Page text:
CHICAGO (CBS) — A part of Mayor Lori Lightfoot’s Chi Biz Strong initiative is kicking off a firestorm of debate.

The mayor is proposing a permanent 10 p.m. cutoff for alcohol sales at liquor stores, grocery stores, and convenience stores. Those businesses faced a 9 p.m. cutoff during the pandemic until Lightfoot moved back that curfew to 11 p.m. last fall. Previously, stores with packaged goods licenses had been allowed to sell most types of alcohol until 2 or 3 a.m.

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Lightfoot’s proposed change says: “No person holding a package goods license shall sell, permit to be sold, or give away any package goods between the hours of 10:00 p.m. and 7:00 a.m. on Mondays through Sundays, except that a supermarket may commence the sale of package goods at 8:00 a.m. on Sundays.”

This goes for all alcohol – liquor, beer, or wine.

As CBS 2’s Marissa Parra reported, the proposal is a recipe for a mixed bag of reactions from liquor store owners.

“I want to hear more,” said Hardik Patel, owner of Lakeview Market. “For the safe side it’s good, and for the business side it’s bad.”

“There does need to be some sort of curfew, but 10 o’clock is a little egregious,” said Adam Silverstein of Garfield’s Beverage.

Chicagoans got their first taste of a liquor curfew with that 9 p.m. cutoff time during the start-time of the pandemic. Now, the city says in a release that a permanent 10 p.m. cutoff will “improve quality of life” and “support public safety.”

Tanya Triche Dawood, vice president of the Illinois Retail Merchants Association, said cutting hours is cutting sales – hurting stores that rely on liquor for their bottom line.

“We haven’t seen any data that that has actually made a positive impact on public safety,” she said.

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We pressed the mayor on the issue at her news conference on Wednesday.

“There was a lot of anecdotal evidence across the city that some of these businesses weren’t being good actors and weren’t taking care of what needed to be done to protect the quality of life of people in the neighborhoods,” Lightfoot said.

Dawood retorted: “We’d like more than anecdotal claims, we deserve more than that, and heretofore we’ve not received anything from the city except from statements we aren’t sure are based in fact.”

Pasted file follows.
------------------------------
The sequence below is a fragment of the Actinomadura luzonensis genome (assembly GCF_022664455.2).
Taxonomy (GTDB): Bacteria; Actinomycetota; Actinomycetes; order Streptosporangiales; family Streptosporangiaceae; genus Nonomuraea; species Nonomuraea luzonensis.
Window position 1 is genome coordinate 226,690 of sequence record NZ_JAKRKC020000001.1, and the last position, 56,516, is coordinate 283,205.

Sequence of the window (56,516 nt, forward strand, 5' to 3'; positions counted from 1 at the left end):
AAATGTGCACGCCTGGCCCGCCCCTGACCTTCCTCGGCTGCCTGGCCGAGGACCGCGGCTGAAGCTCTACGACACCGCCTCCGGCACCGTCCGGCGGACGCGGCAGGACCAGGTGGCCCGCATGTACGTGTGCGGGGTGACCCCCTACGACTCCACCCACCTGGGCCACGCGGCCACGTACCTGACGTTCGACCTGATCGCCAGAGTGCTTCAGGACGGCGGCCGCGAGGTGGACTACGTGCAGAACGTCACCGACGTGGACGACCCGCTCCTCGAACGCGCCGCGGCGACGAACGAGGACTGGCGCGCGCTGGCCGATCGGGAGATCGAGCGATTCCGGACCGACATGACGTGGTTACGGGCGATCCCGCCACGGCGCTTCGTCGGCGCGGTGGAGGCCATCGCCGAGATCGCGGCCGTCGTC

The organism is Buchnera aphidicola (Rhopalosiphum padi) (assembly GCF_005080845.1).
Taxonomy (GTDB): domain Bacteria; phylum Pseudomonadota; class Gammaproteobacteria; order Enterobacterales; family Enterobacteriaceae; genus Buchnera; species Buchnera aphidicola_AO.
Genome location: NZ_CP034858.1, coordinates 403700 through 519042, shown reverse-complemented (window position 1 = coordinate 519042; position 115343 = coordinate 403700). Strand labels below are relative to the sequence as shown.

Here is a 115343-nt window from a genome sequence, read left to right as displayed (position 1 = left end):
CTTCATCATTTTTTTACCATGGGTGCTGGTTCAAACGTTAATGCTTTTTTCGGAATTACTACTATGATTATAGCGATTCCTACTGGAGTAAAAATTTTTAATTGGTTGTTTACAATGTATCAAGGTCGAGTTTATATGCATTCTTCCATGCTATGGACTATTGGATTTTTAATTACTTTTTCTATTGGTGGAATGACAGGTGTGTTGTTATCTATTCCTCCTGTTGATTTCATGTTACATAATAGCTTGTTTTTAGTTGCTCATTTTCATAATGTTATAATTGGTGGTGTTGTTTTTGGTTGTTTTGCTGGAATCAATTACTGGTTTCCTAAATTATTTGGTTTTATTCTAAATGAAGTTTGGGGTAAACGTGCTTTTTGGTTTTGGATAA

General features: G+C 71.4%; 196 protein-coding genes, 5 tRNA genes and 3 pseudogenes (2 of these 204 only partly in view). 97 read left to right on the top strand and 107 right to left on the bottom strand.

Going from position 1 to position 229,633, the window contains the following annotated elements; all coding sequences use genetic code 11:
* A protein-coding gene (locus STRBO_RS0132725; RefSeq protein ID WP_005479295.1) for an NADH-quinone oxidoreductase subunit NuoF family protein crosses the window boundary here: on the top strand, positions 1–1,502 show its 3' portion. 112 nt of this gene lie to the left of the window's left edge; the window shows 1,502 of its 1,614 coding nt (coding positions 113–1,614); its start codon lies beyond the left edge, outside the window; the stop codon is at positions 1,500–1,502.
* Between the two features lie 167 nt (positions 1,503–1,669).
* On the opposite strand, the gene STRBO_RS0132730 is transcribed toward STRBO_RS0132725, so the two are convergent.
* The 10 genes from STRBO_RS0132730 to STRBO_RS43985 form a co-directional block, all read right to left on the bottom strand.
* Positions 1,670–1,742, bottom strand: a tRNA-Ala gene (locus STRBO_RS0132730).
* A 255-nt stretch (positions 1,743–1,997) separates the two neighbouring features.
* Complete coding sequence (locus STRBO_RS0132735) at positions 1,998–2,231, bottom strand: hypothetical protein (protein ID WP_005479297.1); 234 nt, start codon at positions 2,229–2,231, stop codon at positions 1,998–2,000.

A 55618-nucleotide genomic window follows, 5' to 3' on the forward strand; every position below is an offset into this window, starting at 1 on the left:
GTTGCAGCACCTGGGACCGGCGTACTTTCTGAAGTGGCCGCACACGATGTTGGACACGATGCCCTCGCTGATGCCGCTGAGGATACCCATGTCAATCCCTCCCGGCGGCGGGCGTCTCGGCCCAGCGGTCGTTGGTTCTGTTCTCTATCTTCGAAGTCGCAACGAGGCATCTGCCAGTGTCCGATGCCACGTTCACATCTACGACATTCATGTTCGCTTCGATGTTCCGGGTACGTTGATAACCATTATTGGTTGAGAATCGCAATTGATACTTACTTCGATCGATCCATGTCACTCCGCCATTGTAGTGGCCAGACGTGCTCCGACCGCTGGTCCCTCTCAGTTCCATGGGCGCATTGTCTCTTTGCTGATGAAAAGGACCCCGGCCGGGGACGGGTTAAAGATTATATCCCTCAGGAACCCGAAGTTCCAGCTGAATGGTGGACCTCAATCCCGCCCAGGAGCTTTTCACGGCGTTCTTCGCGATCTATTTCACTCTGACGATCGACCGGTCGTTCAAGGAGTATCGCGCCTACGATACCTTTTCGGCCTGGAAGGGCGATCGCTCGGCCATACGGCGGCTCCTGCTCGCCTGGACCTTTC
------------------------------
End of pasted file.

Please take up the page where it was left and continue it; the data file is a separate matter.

The Merchants Association believes the curfew puts them at an unfair advantage.

“The winners would be restaurants and taverns and craft brewers,” Dawood said. “Rather than have a discussion with all of us, they’re just going to the next step. That’s unacceptable.”

Ald. Raymond Lopez (15th) used a parliamentary maneuver to shuttle that proposal, along with much of the mayor’s business relief measures, to the City Council Rules Committee when Lightfoot introduced them to the City Council on Wednesday. Lopez’s move would essentially push back potential approval of the ordinances by a month, so the Rules Committee could assign the package to the proper committee for a debate and vote.

According to published reports, Lopez said he was concerned that the mayor’s package includes lots of items people weren’t aware of before she introduced her plan to the City Council, and his maneuver would give aldermen more time to review it.

Lightfoot called Lopez’s explanation “nonsense,” saying her package was based more than 100 meetings with various business groups, community groups, and aldermen. She also noted that she was simply introducing her proposal today, not asking aldermen for a vote.

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“I think it’s, frankly, disingenuous for Alderman Lopez, who picks and chooses what he decides he’s going to be involved in, to say aldermen haven’t heard enough. That’s nonsense, when you’re talking about the mere introduction of a package that … are desperately needed” she said. “Alderman Lopez may not care about the urgency of helping our small businesses and moving things forward, but the rest of us do, and we will.”